3. Mizner Park:

Sometimes derided as contrived, we like the place and we love the music and restaurants. And based on the crowds, so do many others.
4. The Living Room Theater and Ipic:

There’s still nothing like seeing a movie with others. As great as VOD can be, a movie experience is still better in a theater. Ipic has taken luxury movie going to a new level and Living Room’s programming is spectacular.

5. Lake Ida Park:

A jewel of a park that doesn’t get a whole lot of publicity. But Lake Ida Park has trails, loads of wildlife, great fishing, boating, picnic facilities and a wonderful dog park. Bravo!
6. Evelyn Dobson:

The long time director of Delray’s pioneering and innovative Community Land Trust has done a terrific job building high quality housing in Delray’s northwest and southwest neighborhoods. As the CLT celebrates its 10th anniversary we are grateful for its tremendous work and anxious to see it continue. And we are thankful for Evelyn’s rock solid leadership.
7. Local Rescue Organizations:

We love animals. We really love dogs. And we are so thankful for local rescue organizations. Dezzies Second Chance, Tri County and ARF are just a few of the great organizations serving our community. Personally, we are forever grateful to Kelli Freeman for connecting us with Linda’s Goldens so we were able to adopt Teddy. He has enriched our lives immeasurably.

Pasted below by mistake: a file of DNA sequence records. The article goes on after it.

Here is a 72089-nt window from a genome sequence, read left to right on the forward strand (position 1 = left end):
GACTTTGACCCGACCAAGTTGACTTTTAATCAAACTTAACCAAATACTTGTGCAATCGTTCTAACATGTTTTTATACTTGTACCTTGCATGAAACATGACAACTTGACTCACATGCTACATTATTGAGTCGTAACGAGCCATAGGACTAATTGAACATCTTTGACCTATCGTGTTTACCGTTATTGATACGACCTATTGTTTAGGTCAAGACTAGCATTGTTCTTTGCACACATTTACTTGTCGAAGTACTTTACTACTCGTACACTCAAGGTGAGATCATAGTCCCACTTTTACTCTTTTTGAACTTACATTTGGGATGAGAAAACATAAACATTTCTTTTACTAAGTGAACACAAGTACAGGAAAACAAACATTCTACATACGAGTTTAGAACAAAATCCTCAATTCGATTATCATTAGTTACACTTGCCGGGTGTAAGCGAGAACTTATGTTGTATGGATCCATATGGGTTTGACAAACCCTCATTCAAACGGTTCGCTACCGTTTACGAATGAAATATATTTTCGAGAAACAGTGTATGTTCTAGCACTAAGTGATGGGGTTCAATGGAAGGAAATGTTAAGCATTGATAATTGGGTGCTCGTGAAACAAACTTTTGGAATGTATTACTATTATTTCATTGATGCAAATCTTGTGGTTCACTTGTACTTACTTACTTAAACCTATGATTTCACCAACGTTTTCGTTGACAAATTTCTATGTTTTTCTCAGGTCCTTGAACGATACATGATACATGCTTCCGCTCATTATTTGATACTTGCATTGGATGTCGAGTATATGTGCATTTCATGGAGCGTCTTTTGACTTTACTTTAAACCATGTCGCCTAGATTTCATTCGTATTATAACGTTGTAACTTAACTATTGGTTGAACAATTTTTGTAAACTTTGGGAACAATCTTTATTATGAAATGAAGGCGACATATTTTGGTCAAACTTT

8. Leaders Who Care:

Cathy Balestriere and Bill Branning are two community leaders who have given a huge amount to Delray. Both serve on Delray’s extraordinary CRA with distinction but that’s only the beginning. Bill chairs Old School Square, supports Delray charities and runs BSA Corporation, one of the area’s leading contractors. He’s a great guy too. Cathy is a brave and outspoken leader who has done a tremendous amount to build Delray’s brand in the world of tourism and hospitality a key industry through her long time involvement with Crane’s Beach House, a unique property. She and her team have found a way to thrive among giants, competing ably with large hotel brands. She has also done a huge amount for local charities through her events at Crane’s. For that and more we are thankful.
9. The staff at Old School Square is lean and awfully effective. They work hard and are dedicated beyond words. We are grateful. It does not go unnoticed.
10. Congress Avenue Task Force:

Personally I am thankful for the 35 plus members who have devoted the better part of the year to envisioning a brighter future for the key corridor.
You couldn’t wish for a better team.
Finally, thanks to you for reading YourDelrayBoca. The blog is a labor of love and we appreciate your support and comments. Have a great Thanksgiving.

Water Cooler Wednesday: Perspective

perspective

Just this week…

One of my favorite people lost her dad to cancer and one of my childhood friends called to tell me his dad was just diagnosed.